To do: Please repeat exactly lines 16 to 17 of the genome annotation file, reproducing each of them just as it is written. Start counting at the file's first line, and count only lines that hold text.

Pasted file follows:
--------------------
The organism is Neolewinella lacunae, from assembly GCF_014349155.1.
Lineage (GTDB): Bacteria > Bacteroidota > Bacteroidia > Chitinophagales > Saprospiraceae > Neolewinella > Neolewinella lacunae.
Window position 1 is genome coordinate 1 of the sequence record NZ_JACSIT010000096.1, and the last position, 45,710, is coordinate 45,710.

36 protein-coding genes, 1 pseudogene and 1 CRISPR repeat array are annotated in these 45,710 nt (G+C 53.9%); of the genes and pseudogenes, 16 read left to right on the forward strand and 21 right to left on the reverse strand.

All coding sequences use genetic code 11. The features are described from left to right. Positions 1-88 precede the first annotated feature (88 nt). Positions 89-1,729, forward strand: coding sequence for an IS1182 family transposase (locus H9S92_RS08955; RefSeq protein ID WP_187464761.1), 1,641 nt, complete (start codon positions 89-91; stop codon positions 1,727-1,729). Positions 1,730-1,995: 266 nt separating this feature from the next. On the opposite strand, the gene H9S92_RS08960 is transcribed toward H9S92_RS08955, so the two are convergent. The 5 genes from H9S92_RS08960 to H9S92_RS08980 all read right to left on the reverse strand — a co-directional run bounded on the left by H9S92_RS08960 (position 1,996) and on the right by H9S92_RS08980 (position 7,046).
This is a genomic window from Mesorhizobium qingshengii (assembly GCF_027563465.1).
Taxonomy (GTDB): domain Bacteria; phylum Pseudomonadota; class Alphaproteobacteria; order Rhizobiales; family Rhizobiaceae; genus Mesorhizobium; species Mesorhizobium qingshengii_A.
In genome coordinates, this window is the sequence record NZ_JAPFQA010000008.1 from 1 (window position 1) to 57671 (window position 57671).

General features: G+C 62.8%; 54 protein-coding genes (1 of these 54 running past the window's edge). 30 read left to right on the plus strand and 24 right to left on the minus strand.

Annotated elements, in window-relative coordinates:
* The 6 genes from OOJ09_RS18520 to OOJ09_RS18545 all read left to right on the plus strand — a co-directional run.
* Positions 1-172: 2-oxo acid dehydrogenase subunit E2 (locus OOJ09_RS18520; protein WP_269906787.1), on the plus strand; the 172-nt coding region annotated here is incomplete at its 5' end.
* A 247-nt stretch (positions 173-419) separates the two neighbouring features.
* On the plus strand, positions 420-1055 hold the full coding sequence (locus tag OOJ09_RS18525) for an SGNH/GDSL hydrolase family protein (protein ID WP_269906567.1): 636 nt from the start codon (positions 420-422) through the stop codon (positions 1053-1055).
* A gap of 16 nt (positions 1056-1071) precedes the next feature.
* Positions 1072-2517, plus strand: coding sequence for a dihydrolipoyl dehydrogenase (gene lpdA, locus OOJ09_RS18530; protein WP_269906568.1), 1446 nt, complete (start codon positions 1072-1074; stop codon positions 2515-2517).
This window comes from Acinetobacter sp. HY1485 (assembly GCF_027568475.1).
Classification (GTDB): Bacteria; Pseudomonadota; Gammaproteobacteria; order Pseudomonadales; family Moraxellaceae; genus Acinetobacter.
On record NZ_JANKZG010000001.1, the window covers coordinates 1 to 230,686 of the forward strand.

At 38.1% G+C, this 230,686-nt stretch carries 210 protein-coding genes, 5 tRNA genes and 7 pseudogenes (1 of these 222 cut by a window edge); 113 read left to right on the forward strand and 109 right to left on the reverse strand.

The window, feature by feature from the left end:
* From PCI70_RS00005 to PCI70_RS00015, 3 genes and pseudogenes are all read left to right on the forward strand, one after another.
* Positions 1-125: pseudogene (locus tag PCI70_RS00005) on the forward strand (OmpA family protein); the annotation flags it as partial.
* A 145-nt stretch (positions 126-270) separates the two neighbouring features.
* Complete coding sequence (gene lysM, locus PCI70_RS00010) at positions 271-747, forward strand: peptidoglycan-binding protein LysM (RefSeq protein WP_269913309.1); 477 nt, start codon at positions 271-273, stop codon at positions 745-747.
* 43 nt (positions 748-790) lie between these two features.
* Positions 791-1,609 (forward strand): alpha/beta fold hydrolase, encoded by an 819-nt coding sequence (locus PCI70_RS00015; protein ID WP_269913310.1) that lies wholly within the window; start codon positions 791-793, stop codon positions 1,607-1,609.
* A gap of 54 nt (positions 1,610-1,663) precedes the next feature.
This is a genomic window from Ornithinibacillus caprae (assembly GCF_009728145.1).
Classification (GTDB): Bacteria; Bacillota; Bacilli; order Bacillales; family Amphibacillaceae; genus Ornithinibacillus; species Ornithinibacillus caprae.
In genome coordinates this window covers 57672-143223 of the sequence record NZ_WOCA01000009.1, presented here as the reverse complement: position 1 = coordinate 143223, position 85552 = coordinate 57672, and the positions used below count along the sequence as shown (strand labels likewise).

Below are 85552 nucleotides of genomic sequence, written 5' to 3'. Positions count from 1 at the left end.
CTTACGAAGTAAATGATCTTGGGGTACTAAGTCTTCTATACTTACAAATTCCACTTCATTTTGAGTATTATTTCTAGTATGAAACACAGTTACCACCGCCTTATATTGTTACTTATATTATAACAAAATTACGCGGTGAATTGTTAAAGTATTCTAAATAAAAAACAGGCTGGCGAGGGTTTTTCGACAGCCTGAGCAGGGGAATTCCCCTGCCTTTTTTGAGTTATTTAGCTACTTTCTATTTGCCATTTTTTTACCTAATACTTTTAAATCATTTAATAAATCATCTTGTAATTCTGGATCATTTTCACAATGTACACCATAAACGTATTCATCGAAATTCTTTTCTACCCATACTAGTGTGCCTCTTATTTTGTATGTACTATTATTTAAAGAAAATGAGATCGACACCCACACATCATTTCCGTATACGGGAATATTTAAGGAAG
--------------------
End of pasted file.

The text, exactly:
* Positions 1072-2517, plus strand: coding sequence for a dihydrolipoyl dehydrogenase (gene lpdA, locus OOJ09_RS18530; protein WP_269906568.1), 1446 nt, complete (start codon positions 1072-1074; stop codon positions 2515-2517).
This window comes from Acinetobacter sp. HY1485 (assembly GCF_027568475.1).